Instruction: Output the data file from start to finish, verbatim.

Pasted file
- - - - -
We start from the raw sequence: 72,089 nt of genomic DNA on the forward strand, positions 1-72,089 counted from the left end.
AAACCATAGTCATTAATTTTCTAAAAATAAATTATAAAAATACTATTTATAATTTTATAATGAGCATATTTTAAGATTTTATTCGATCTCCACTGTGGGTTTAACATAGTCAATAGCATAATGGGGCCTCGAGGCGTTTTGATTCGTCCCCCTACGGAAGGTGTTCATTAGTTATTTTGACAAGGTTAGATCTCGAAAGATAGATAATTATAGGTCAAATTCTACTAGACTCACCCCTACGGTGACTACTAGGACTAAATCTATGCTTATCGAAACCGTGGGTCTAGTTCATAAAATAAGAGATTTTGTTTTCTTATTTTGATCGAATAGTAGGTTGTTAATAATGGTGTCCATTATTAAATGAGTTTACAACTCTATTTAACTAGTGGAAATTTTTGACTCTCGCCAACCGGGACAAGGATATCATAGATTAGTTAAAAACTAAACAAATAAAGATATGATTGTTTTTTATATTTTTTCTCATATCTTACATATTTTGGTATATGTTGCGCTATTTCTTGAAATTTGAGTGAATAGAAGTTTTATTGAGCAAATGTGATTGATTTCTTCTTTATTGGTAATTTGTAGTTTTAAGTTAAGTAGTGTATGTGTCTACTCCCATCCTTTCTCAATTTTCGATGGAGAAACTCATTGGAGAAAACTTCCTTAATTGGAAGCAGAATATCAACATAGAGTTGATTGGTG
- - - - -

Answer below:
We start from the raw sequence: 72,089 nt of genomic DNA on the forward strand, positions 1-72,089 counted from the left end.
AAACCATAGTCATTAATTTTCTAAAAATAAATTATAAAAATACTATTTATAATTTTATAATGAGCATATTTTAAGATTTTATTCGATCTCCACTGTGGGTTTAACATAGTCAATAGCATAATGGGGCCTCGAGGCGTTTTGATTCGTCCCCCTACGGAAGGTGTTCATTAGTTATTTTGACAAGGTTAGATCTCGAAAGATAGATAATTATAGGTCAAATTCTACTAGACTCACCCCTACGGTGACTACTAGGACTAAATCTATGCTTATCGAAACCGTGGGTCTAGTTCATAAAATAAGAGATTTTGTTTTCTTATTTTGATCGAATAGTAGGTTGTTAATAATGGTGTCCATTATTAAATGAGTTTACAACTCTATTTAACTAGTGGAAATTTTTGACTCTCGCCAACCGGGACAAGGATATCATAGATTAGTTAAAAACTAAACAAATAAAGATATGATTGTTTTTTATATTTTTTCTCATATCTTACATATTTTGGTATATGTTGCGCTATTTCTTGAAATTTGAGTGAATAGAAGTTTTATTGAGCAAATGTGATTGATTTCTTCTTTATTGGTAATTTGTAGTTTTAAGTTAAGTAGTGTATGTGTCTACTCCCATCCTTTCTCAATTTTCGATGGAGAAACTCATTGGAGAAAACTTCCTTAATTGGAAGCAGAATATCAACATAGAGTTGATTGGTG